Early Trump-backing Republican congressman Duncan D. Hunter [R-Cal], has been indicted with his wife for ‘spending $250,000 of campaign funds on vacations, golf trips and an airline ticket for his rabbit’
Hunter, 41, like Trump has branded revelation of his long accumulating campaign finance transgressions a politically motivated ‘Witch Hunt’
Over seven years Hunter and his wife Margaret allegedly used more than $250,000 in campaign funds to pay for groceries,school tuition, golf trips and overseas vacations, prosecutors say
He allegedly hid the misuse, between 2009 and 2016, by falsifying records
Addressing the media on Thursday, the staunch Trump supporter struck back, describing the allegations as plot to win the upcoming mid-term by the ‘deep state’, through the backdoor
He sees the timing of the indictment as politically motivated and accused prosecutors of being partisan
He then goes on to attack the media for printing ‘salacious and misleading headlines’ about him, before adding that he has remained silent so he can keep helping voters.
After bringing up Clinton he turns his sights on prosecutors, writing: ‘Three prosecutors, two of which are directly involved this case, attended a fundraising event at a private home in La Jolla in 2015, one of which was the individual who signed the indictment.
‘We know these individuals attended this event from 9:00-12:00 noon during working hours. We are told that this was at the request of Secret Service to officially assist law enforcement with protection, but this explanation is disputed by former U.S. Attorneys familiar with the responsibilities of their office.
‘The obvious question is why would the Secret Service need three prosecutors at a fundraising event? The answer is they are partisan prosecutors.
‘My constituents are not easily misled. I know they can recognize a political agenda when they see it and they can disregard empty rhetoric when they hear it.
‘I fought for our nation against terrorists in the Marine Corps. I fight for my constituents in the halls of Congress.
‘I will fight this in the same manner and with the same level of determination because I believe in what I am fighting for and still have faith that evidence and the rule of law will trump political agendas and bias.’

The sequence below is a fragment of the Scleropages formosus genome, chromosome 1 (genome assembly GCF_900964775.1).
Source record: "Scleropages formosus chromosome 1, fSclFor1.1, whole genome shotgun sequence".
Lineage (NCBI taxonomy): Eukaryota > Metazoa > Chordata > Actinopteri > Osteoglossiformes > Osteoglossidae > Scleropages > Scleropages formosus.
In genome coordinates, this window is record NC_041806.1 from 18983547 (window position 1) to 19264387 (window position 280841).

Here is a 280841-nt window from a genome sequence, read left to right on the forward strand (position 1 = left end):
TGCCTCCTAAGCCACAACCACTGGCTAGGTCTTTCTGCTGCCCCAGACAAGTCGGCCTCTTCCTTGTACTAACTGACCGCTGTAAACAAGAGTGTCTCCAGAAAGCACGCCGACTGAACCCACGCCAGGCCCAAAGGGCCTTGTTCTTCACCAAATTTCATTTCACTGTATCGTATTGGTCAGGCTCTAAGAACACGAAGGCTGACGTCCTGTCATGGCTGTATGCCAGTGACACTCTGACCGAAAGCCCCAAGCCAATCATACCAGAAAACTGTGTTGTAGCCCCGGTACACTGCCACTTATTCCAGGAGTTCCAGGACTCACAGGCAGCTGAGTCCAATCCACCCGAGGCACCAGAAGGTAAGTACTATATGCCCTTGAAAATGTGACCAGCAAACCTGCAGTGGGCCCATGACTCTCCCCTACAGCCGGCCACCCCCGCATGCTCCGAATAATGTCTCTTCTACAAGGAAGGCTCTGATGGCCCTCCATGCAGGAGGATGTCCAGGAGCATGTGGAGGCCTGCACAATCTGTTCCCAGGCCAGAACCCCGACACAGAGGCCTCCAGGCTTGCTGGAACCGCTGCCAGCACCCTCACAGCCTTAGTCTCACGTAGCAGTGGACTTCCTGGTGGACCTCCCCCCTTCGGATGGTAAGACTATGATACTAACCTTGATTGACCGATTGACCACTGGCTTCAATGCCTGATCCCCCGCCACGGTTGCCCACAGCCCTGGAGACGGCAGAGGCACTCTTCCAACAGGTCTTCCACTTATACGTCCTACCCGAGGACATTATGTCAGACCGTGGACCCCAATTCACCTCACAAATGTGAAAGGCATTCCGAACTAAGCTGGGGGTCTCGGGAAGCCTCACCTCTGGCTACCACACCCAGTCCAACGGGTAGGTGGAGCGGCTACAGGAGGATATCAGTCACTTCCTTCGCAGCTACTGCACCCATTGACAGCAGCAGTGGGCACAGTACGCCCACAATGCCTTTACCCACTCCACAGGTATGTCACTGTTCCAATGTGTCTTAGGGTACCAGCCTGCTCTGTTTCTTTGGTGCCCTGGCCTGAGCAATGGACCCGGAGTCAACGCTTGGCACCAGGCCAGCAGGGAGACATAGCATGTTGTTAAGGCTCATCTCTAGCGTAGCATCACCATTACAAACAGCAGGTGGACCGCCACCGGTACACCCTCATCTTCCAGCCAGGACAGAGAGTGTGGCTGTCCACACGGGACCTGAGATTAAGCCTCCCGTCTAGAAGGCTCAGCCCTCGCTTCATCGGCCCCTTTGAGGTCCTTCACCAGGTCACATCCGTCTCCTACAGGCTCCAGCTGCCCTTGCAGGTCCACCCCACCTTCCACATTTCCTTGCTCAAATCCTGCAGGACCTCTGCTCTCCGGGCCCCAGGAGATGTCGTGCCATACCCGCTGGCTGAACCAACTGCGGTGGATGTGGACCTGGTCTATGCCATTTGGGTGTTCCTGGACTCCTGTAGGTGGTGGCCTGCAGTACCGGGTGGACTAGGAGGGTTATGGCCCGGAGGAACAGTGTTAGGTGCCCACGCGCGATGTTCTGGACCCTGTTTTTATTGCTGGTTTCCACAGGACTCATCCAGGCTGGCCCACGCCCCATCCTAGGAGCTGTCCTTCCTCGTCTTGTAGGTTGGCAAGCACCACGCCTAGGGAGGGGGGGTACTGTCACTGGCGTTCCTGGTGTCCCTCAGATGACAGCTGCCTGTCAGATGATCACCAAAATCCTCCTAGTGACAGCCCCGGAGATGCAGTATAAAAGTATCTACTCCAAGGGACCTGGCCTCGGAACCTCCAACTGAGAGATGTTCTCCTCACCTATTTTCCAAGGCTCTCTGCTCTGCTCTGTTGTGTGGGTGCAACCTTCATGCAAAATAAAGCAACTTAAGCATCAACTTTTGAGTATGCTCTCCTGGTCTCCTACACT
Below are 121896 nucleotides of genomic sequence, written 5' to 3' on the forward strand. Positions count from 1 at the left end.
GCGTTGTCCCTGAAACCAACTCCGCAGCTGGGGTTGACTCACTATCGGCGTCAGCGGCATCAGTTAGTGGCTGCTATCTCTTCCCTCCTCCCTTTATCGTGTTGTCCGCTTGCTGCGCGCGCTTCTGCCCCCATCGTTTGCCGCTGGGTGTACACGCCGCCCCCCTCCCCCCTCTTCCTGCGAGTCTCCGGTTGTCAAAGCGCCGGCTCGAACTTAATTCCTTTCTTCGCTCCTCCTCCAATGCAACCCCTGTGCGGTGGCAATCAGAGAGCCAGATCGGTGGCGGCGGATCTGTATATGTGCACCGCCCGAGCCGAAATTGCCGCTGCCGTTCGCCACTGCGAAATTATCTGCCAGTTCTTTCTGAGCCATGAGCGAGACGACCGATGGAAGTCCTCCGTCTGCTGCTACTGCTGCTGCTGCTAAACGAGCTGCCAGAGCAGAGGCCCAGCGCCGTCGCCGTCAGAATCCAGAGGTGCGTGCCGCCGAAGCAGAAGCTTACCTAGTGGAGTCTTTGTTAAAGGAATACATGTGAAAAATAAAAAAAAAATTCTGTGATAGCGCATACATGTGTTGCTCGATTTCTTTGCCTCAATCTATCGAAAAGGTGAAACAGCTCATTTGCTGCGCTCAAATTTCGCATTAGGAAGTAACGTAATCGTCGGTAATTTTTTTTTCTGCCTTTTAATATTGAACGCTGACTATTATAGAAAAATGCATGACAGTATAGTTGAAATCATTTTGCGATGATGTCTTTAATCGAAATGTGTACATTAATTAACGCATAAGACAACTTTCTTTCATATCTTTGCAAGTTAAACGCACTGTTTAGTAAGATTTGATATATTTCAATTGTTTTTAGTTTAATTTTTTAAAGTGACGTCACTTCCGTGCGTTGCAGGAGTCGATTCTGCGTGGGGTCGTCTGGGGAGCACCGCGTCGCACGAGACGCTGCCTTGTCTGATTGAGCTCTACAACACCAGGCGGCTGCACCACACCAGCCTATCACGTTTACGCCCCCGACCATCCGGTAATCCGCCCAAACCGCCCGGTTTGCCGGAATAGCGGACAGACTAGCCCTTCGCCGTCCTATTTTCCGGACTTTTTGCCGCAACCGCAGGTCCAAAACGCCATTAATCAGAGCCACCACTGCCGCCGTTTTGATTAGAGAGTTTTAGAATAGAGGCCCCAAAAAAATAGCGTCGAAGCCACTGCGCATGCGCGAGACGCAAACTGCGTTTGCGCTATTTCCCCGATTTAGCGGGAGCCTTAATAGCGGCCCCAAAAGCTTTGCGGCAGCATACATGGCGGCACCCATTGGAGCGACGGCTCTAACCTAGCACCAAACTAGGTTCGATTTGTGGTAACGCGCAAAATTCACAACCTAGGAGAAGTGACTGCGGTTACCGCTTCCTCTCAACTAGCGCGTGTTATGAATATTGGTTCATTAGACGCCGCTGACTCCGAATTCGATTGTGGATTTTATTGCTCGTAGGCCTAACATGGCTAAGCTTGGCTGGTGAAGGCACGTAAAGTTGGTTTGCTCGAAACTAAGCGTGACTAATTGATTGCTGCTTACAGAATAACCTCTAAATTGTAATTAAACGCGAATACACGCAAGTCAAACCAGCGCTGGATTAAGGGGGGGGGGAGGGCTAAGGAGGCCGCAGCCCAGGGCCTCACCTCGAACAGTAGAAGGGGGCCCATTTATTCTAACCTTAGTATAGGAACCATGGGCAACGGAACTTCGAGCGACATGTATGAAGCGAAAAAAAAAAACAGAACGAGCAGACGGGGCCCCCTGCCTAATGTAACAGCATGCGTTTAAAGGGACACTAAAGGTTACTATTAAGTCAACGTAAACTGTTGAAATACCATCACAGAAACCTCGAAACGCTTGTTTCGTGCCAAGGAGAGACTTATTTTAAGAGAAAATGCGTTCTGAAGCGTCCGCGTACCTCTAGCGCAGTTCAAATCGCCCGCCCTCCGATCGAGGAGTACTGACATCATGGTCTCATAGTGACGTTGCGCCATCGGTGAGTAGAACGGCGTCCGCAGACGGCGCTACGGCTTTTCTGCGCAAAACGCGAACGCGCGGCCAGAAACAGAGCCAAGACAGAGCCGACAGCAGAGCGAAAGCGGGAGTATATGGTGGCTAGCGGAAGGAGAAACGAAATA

On Wednesday Hunter and his wife were named in a 48-page indictment filed in San Diego federal court on Tuesday. The indictment alleges the money was taken between 2009 and 2016, adding that the couple concealed the misuse by falsifying campaign finance records, claiming the expenses were campaign-related.
Hunter, 41, an early supporter of President Donald Trump, won a fifth term in 2016 representing a heavily Republican San Diego-area district. His father represented the area for many years in Congress.
Entitled: Hunter would rather prosecutors left his crimes alone so he can get on with his re-election activities
The House Ethics panel had investigated allegations that Hunter improperly used campaign funds to pay for tens of thousands of dollars in personal expenses, such as trips to Hawaii and Italy and tuition for Hunter’s children.
The panel said in March that it was delaying the inquiry at the request of the Justice Department.
Hunter and his wife reportedly had overdrawn their bank account 1,100 times during the period, and paid over $27,000 in overdraft fees. The congressman however, maintains he has settled the issue after repaying his campaign about $60,000.
On the vexing expenditure on a pet rabbit, Hunter’s office said at the time that one of the charges he repaid was a $600 fee for flying a pet bunny with his family.
There was no intent to stick donors with the cost’, Hunter spokesman Joe Kasper said at the time.
Pointing to the rabbit expense as an example of overreach by the congressional ethics office, Kasper told AP that the congressman used airline miles to pay for his family’s travel and there was an assumption that bringing along the rabbit would not incur an extra charge.
Subsequently, Hunter found out his campaign had paid for the rabbit’s transport. He then paid back the money as part of more than $60,000 in other questionable charges, Kasper said.